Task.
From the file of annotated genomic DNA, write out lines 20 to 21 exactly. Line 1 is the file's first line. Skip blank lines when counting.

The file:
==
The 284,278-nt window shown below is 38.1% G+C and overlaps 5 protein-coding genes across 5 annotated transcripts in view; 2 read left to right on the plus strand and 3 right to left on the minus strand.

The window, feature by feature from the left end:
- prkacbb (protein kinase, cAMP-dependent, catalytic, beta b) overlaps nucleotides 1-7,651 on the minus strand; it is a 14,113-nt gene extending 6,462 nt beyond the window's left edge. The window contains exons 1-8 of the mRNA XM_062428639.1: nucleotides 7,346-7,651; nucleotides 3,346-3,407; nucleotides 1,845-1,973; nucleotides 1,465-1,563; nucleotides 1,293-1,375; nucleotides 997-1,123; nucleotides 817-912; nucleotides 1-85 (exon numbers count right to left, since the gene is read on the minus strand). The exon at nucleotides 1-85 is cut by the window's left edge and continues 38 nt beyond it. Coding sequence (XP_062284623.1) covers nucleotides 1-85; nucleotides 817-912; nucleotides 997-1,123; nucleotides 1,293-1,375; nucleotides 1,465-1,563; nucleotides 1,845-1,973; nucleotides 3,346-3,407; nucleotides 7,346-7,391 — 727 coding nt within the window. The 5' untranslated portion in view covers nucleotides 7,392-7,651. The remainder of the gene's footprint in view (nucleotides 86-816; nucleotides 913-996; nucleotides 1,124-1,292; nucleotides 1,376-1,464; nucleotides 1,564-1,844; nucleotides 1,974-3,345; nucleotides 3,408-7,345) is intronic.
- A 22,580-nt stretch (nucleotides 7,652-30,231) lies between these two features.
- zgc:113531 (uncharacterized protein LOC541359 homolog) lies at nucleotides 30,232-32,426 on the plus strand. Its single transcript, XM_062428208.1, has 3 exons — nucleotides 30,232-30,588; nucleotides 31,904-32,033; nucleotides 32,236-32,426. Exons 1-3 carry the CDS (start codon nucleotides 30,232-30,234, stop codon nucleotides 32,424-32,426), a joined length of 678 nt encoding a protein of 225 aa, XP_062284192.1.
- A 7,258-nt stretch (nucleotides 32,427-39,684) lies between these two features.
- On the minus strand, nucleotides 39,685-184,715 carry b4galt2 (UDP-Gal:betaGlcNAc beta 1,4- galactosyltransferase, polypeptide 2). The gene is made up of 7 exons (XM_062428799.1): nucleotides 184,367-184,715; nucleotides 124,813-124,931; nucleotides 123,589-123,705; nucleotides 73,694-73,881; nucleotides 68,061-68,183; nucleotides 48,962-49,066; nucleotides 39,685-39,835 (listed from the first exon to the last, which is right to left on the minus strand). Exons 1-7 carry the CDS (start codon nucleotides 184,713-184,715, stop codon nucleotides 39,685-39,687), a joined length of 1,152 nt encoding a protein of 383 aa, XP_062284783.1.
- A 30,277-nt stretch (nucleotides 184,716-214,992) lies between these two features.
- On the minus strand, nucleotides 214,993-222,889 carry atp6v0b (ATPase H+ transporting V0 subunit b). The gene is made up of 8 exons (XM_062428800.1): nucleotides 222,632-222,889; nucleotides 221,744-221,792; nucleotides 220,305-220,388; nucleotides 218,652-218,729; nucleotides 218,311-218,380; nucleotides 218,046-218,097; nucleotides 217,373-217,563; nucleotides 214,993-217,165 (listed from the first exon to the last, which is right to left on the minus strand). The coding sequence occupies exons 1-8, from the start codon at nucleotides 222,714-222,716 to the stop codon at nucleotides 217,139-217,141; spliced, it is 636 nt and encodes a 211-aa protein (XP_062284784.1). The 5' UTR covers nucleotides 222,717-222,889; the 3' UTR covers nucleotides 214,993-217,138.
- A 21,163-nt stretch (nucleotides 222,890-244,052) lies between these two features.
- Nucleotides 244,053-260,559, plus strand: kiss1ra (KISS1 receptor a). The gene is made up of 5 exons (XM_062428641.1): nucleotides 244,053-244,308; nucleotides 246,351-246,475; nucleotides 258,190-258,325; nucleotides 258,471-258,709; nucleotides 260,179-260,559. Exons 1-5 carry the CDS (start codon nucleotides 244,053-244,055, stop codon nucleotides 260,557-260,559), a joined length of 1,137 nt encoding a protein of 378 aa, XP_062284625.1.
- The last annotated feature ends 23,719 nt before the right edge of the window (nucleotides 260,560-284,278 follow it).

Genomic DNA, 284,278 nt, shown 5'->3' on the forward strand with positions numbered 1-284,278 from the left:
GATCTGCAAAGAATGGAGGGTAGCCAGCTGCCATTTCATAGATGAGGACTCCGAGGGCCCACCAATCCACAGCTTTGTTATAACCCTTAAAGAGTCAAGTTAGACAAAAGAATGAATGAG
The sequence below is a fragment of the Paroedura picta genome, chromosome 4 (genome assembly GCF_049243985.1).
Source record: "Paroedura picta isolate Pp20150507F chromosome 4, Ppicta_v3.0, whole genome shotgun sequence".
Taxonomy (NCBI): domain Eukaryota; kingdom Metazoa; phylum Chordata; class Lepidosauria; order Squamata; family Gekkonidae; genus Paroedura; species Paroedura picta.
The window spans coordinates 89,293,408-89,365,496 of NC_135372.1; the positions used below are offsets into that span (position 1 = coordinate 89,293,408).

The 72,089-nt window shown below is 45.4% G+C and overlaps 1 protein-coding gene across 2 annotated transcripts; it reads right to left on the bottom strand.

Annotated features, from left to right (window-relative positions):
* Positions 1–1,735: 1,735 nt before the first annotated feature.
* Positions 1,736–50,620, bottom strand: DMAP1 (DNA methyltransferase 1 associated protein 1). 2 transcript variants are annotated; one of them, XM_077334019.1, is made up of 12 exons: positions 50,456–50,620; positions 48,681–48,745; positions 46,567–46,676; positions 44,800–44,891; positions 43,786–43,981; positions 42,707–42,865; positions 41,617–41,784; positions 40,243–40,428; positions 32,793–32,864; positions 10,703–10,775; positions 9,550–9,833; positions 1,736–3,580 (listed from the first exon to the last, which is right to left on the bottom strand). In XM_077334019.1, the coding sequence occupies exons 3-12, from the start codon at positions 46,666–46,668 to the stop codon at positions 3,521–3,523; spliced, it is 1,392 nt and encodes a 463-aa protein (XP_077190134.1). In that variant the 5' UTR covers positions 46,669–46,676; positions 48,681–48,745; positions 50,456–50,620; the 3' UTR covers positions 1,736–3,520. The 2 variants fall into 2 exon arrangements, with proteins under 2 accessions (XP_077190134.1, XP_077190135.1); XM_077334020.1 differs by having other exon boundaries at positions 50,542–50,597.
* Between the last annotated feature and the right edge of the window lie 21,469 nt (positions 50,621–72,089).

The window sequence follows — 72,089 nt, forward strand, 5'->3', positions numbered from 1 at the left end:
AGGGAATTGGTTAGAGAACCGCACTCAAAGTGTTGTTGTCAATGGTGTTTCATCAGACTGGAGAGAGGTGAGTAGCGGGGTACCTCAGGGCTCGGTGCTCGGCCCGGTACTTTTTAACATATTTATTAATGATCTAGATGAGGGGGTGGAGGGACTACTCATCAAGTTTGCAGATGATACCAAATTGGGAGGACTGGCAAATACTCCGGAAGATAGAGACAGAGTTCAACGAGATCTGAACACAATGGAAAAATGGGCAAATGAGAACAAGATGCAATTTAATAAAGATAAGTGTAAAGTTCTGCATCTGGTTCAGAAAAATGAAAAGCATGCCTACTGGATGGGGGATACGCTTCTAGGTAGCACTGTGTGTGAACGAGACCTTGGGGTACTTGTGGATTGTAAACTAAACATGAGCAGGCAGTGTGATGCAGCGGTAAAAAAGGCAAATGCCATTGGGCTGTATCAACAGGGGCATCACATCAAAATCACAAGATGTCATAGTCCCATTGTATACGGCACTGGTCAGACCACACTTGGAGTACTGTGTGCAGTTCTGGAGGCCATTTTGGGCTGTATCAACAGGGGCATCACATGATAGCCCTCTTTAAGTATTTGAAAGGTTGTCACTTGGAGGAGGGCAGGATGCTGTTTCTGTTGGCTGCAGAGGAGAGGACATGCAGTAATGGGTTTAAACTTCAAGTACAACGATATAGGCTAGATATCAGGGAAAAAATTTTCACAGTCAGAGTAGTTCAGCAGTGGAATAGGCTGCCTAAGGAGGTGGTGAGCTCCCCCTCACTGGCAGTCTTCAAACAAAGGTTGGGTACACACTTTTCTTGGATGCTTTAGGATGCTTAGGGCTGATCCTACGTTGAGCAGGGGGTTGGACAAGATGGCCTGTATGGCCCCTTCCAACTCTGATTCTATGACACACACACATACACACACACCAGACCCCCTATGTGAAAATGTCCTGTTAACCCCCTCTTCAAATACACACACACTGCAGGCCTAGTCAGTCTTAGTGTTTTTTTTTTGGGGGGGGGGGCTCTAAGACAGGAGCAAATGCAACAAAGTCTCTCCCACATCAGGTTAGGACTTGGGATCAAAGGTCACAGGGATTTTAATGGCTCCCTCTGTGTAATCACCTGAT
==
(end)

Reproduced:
Annotated features, from left to right (window-relative positions):
* Positions 1–1,735: 1,735 nt before the first annotated feature.